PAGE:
4. There’s definitely two sides to this story.

    I’ve seen Adrienne Losch play, and she’s a beast.I don’t know if I’d put her on first team (ive only seen her play twice so my opinion is worthless here) because the girl beater field is pretty stacked (including my school’s wonderful Allison Gillette :D), but I definitely think she deserves at least a second team spot. I know one of our alumni who’s been innactive for more than a year made the second team, so that doesn’t seem fair. I mean, Losch even made the trek with the Middlebury skeleton team to their ill-fated Champions Series run (if my memory serves me correctly).


    I don’t think that Middlebury should be given a spot on the team just because they are Middlebury. If you go back a couple of years to a simpler time, programs like theirs, ours and a few others were the center of the Quidditch universe by default. There were only a handful of competitive programs, and even fewer that helped on the administrative side, so we didnt have to earn respect.. We’d just show up and everyone would say how awesome we were before we even started playing.

    I think this world cup was a rude awakening for many of the old-school quidditch programs in the regard that we realized that we’re actually going to have to work much, much harder to earn influence, respect and success in the league.

    To be fair, Middlebury isn’t alone in having a feeling entitled. People in my school’s program (which is Emerson btw), myself included, slip into it from time to time. The negative social media backlash we received after we won the Champions Series made abundantly clear. Looking forward though, I think its important for ALL of us to remember that success is earned, not given.

    Tl:DR – Adrienne probs should have made one of the teams imo, but Middlebury shouldn’t feel entitled to a spot, but its easy to feel entitled to a spot when you were essentially running the league a year or two ago.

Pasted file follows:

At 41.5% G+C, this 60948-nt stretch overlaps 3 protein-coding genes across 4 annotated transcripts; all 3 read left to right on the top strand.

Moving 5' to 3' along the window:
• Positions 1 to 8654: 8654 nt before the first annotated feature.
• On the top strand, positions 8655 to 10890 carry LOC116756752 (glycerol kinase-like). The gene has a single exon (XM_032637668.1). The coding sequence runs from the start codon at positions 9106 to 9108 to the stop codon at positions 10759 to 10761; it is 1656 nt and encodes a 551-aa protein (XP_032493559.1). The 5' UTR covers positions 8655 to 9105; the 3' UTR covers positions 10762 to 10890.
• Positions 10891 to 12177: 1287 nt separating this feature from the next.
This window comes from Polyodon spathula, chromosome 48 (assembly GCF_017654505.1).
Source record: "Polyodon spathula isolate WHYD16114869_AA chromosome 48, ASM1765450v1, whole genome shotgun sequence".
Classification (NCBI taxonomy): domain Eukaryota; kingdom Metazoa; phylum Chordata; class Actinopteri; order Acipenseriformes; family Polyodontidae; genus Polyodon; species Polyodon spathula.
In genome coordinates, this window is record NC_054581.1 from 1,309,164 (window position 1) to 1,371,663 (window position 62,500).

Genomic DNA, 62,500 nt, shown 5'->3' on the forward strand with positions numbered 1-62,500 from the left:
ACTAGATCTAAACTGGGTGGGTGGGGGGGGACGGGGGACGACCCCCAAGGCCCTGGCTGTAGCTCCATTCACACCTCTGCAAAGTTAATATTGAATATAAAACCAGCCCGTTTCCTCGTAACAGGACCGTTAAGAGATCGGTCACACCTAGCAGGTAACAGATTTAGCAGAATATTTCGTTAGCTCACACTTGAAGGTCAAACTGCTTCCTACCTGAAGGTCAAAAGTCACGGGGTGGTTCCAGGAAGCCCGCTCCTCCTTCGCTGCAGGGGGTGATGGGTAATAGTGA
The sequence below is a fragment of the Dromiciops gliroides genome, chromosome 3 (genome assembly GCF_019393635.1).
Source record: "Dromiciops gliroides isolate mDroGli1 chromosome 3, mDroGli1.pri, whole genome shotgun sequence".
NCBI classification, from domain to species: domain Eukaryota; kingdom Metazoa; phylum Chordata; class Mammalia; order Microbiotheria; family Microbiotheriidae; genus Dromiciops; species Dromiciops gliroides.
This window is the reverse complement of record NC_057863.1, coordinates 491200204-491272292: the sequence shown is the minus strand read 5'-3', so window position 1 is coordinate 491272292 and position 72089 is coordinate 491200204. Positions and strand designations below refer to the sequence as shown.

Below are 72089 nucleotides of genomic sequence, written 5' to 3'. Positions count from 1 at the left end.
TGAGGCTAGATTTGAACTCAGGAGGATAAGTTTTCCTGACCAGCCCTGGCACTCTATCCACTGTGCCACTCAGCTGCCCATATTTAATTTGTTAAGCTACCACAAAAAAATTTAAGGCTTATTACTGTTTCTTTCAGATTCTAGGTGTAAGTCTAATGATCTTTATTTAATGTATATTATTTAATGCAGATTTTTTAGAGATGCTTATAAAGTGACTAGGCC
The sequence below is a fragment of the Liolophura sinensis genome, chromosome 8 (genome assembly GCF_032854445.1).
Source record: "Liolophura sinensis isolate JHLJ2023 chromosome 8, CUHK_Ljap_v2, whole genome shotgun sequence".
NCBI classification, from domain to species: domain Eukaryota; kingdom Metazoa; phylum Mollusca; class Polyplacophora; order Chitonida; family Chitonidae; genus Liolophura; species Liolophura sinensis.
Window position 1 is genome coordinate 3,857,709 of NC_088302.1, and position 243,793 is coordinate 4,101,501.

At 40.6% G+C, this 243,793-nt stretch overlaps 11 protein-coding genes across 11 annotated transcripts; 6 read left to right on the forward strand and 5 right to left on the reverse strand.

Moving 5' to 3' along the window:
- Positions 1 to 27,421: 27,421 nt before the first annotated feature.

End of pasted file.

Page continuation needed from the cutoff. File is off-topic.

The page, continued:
5. Greenway… what a whiny little boy (not my first choice of words)
    *wahh* they don’t even have someone from the World Cup champion team, how de-legitimizing *sob*sob*sob* all those big universities ganging up on poor little Middlebury

    next time you talk to a reporter, try to have a backbone

  6. Midd Quidditch Gets Straight Up Snubbed

  7. This comments prove what Greenway said. Quidditch is being taken too seriously. It’s Quidditch. The fact that there is a “national team” is absurd in itself. Middlebury should be happy nobody is on the team.

  8. Having had a few legitimate conversations with the Middlebury team, I believe that they are right. They are being targeted more and more every year, even though their team is shrinking. I feel as though that even with the size of their club shrinking, it is important to note that they are still able to play well on a national stage and do have some stand-outs on the squad that make them great. While they didn’t play well in the Championship Series, because many of them were writing theses or had other schoolwork (they have very intense programs), they still should have some respect from other schools. I believe that it is a little sad to see the bitterness that others have towards Middlebury as a whole and as individuals.
    The direction quidditch is going in is also not my favorite, as I like to just jump around and be goofy on the field. But if it goes in that direction of more physicality, I guess I will break my collarbone again just to have a little fun. I’d rather not have that happen though.

Comments are closed.